While much has changed since we published the first CG Watch 20 years ago, Asia’s governments and regulators have some tough decisions to make about the strategic direction of corporate governance reform in the next two decades. Will they continue to favour controlling shareholder interests or create more balanced, fairer systems? Can they foster truly world-class financial and corporate governance reporting? Can they balance the introduction of dual-class shares with stronger legal tools for shareholders?
As we have previously highlighted, we view the introduction of dual-class shares as detrimental to corporate governance in the region. Indeed, a striking feature of both the Hong Kong and Singapore approaches to dual-class shares was the lack of any plan to address systemic regulatory weaknesses and give shareholders more options for dealing with downside risk.
Investors need to act
But responsibility does not just lie with regulators. While opposed to dual-class shares in principle, institutional investors find it difficult in practice not to buy them. There are compelling and highly rational reasons for this – no fund is rewarded for underperforming their peers on matters of principle – yet such a dualistic approach undermines their standing. ‘Why expend political capital protecting an industry that is not protecting itself?’ has been the essence of the question we have received from regulators.
Investing dedicated resources in stewardship and engagement – and doing so consistently and with tangible results over the next two decades – would appear to be the most sensible response from investors. There is a need to show regulators and companies that, dual-class shares aside, the current focus on ESG and responsible investment is a strategic shift, not just a clever and short-term marketing ploy.
As for companies, one of their tough decisions is to work out whether the investment in good governance is worth it. Judging by the compliance mentality that most exhibit, their current answer would appear to be no — an attitude that is an unfortunate by-product of the way in which corporate governance reform has been managed in Asia over the past 20 years.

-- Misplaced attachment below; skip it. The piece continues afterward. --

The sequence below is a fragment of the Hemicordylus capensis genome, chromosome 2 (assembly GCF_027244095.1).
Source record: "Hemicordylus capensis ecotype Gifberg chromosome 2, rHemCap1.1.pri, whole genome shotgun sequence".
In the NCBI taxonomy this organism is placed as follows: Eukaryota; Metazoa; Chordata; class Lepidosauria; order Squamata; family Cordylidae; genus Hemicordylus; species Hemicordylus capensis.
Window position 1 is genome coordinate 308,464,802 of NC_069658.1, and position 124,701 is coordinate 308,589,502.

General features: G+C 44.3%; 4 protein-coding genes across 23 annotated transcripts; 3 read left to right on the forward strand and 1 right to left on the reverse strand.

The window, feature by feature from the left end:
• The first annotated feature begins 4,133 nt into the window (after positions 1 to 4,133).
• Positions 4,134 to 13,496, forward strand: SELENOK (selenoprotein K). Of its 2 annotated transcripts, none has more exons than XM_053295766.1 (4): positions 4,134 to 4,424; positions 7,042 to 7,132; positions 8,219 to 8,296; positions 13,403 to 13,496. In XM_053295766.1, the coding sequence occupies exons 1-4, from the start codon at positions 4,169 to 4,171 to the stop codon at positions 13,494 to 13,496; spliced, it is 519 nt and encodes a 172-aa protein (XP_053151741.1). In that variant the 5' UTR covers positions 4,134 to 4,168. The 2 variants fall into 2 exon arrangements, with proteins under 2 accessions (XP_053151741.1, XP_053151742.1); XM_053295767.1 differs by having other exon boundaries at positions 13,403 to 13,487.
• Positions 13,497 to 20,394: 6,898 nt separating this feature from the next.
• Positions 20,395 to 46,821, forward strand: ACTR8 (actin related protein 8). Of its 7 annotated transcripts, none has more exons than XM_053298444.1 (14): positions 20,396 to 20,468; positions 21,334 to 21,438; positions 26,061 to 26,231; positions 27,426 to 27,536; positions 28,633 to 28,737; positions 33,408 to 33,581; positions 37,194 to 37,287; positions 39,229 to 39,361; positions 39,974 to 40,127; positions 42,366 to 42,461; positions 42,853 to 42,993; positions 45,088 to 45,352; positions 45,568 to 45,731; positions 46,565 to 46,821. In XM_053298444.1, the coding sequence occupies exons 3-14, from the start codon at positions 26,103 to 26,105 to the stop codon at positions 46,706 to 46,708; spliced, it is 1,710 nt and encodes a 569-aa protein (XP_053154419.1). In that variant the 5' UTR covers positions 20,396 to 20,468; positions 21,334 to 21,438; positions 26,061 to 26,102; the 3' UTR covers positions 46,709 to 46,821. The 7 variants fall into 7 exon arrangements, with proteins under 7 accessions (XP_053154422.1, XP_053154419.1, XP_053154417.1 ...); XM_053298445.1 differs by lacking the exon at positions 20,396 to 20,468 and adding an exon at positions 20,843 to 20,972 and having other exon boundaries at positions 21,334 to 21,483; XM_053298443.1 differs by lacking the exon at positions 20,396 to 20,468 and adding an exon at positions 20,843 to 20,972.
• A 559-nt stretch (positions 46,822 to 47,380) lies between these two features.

Despite promoting the “comply or explain” concept, regulators have given the impression in no uncertain terms that the key word is “comply”. Companies duly comply and stock exchanges carry out surveys showing high levels of compliance – as if this is a good thing. If the system were truly working, we would be celebrating diversity of company governance systems and excellent explanations. Instead, we have a governance monoculture where all listed companies look pretty much the same on the surface. No wonder the informational value of corporate governance reporting is so limited for most investors.
Finally, a tough question we are often asked: Has corporate governance in Asia truly improved? Looking at corporate governance from where it has come as well as where we would like it to go, we would say there has been tremendous change in Asia over the past 20 years, not only in regulation but also the quality of the work being done by the best companies, the most committed investors, the most thoughtful auditors, the sharpest journalists and many other stakeholders. We hope our CG Watch 2018 report provides some useful ideas for creating a stronger corporate governance ecosystem in Asia over the next 20 years.
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